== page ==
CRISPR gene-editing used to understand links between diet and genetics to make a future honey bee queen
How a queen bee achieves her regal status that elevates her from her sterile worker sisters has been a long-standing question for scientists studying honey bees.
To get at the heart of the question, scientists have now used for the first time the gene-editing tool CRISPR/Cas9 to selectively shut off a gene necessary for general female development.
By doing so, they have shown that a dramatic difference in gonad size between honey bee queens and their female workers in response to their distinct diets requires the switching on of a specific genetic program, according to a new study published in the open-access journal PLOS Biology by Arizona State University honey bee expert and School of Life Sciences Regents' Professor Robert Page, and colleagues Annika Roth and Martin Beye of Heinrich-Heine University in Dusseldorf, Germany.
"This study focused on a critically important and missing connection between nutrition and the developmental processes that make a queen,” said Page, who is also a distinguished sustainability scholar in ASU's Julie Ann Wrigley Global Institute of Sustainability. “This has been a major unanswered question in developmental biology for more than a century.”
The finding is likely to allow more detailed analysis of the interplay of genes and nutrition that drives the selection of queens from worker bees.
Queen bees differ physically from their sterile sister workers, with a much larger body and ovaries that are needed for her prime responsibility in life — to be tended to just so to produce all the future offspring in the hive. As such, future queens are fed a bee delectable, sugar-rich “royal jelly” from the time they emerge as larvae — while future workers receive relatively sugar-poor “worker jelly.” But the degree to which diet alone determines the difference in gonadal size between queen and worker has been unclear.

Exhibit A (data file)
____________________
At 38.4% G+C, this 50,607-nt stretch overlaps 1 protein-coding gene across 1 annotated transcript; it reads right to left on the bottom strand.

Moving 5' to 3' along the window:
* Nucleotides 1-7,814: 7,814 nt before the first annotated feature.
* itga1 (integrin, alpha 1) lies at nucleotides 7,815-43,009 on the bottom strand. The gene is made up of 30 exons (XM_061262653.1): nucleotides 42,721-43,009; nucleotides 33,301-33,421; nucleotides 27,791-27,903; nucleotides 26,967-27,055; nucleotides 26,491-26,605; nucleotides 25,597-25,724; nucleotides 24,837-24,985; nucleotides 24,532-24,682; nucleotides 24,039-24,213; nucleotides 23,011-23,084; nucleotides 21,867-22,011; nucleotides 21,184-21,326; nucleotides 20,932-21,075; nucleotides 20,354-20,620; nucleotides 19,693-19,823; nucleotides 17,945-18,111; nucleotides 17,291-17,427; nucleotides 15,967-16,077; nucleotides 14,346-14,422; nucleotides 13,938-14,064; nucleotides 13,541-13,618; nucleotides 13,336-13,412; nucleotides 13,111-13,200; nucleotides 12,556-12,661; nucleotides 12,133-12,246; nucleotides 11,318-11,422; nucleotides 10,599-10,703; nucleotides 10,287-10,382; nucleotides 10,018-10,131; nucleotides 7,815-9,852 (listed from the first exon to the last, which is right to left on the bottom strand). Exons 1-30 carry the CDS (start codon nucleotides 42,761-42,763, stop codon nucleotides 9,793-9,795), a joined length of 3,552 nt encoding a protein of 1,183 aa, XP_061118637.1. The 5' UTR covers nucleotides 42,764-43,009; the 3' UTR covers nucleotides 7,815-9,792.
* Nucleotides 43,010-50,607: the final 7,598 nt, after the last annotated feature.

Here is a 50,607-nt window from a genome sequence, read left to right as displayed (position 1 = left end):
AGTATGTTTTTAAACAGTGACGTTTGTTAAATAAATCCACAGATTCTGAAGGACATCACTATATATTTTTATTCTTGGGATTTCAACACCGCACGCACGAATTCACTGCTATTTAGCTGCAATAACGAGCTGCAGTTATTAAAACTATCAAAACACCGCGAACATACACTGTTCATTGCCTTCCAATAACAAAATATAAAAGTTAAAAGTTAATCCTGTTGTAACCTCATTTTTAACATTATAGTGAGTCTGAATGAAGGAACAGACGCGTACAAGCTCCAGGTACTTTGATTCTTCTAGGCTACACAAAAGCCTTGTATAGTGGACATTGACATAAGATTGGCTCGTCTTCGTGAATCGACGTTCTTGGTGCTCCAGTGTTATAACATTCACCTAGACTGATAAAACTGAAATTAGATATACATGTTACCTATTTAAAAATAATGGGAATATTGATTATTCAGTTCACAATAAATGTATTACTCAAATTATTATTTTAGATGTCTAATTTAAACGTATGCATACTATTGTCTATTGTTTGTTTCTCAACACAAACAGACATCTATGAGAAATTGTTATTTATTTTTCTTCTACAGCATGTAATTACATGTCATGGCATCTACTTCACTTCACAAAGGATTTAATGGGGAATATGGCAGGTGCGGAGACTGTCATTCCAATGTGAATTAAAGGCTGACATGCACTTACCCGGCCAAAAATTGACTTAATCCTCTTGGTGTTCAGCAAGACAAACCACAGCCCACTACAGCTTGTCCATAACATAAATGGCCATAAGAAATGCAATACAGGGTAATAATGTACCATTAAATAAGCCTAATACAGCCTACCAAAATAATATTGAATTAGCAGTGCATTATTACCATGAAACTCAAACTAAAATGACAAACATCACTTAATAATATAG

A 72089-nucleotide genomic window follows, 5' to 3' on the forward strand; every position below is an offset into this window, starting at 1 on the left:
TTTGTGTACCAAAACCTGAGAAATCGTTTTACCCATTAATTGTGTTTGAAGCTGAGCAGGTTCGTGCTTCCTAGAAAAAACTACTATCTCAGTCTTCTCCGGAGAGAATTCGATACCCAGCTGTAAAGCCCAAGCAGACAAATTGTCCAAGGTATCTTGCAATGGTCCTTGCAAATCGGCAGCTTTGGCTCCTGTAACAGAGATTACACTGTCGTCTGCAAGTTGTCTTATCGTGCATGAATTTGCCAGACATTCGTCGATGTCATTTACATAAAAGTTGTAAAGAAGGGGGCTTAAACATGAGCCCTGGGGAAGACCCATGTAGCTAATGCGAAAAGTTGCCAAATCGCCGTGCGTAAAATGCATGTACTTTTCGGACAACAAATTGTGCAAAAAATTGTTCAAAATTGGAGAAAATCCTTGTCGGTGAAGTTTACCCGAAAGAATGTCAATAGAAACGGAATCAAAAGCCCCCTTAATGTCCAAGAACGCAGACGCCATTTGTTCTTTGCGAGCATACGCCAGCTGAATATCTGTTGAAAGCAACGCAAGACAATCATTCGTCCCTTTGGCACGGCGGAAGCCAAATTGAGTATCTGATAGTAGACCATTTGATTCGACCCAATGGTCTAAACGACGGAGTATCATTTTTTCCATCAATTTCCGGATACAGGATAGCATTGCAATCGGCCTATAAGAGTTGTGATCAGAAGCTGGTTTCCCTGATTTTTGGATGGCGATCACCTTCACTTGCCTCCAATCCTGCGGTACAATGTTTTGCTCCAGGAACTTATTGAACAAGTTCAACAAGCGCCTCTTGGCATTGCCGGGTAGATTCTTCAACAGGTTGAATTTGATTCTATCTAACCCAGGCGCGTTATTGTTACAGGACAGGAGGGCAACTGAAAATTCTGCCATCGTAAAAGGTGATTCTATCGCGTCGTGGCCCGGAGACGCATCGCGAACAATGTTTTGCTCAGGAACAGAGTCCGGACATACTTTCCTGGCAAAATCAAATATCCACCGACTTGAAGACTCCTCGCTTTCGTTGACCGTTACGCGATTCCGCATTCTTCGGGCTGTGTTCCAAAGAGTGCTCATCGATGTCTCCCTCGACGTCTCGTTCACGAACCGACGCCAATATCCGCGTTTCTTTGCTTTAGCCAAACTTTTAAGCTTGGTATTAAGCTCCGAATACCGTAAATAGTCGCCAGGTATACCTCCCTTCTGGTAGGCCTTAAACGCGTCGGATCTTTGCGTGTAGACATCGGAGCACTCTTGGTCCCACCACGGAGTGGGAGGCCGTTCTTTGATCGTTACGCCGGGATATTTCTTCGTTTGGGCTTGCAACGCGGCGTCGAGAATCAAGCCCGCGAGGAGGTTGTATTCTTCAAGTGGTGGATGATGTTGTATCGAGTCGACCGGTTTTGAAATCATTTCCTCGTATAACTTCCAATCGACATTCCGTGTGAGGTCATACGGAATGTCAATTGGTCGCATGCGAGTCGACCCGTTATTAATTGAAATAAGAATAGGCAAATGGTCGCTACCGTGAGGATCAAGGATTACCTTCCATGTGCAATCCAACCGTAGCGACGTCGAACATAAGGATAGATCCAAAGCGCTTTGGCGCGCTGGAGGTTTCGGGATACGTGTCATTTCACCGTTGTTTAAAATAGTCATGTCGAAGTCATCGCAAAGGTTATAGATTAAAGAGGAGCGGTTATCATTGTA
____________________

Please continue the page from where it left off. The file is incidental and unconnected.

To explore the genetic influences on gonad size, the authors first showed that reduced sugar had no effect on male gonad size, indicating that diet isn’t the sole influence. Next, using CRISPR, they knocked out the so-called feminizer gene in early worker larvae.
With the feminizer gene turned off by CRISPR, they found that a low-sugar diet had no effect on gonad size. In fact, their gonad size was similar to those typically found in male drones. The authors conclude that the feminizer gene must be switched on not only to produce ovaries but also to permit nutrient level to affect gonad size.
“Because of the ability to rapidly screen mutations in honey bees allowed by gene editing, this study is likely to set the stage for much more extensive investigations of the role of individual genes and gene pathways in immune defense and behavioral and developmental control,” Beye said.
These results will spur further work to determine if the same gene is needed to allow development of large ovaries in future queens.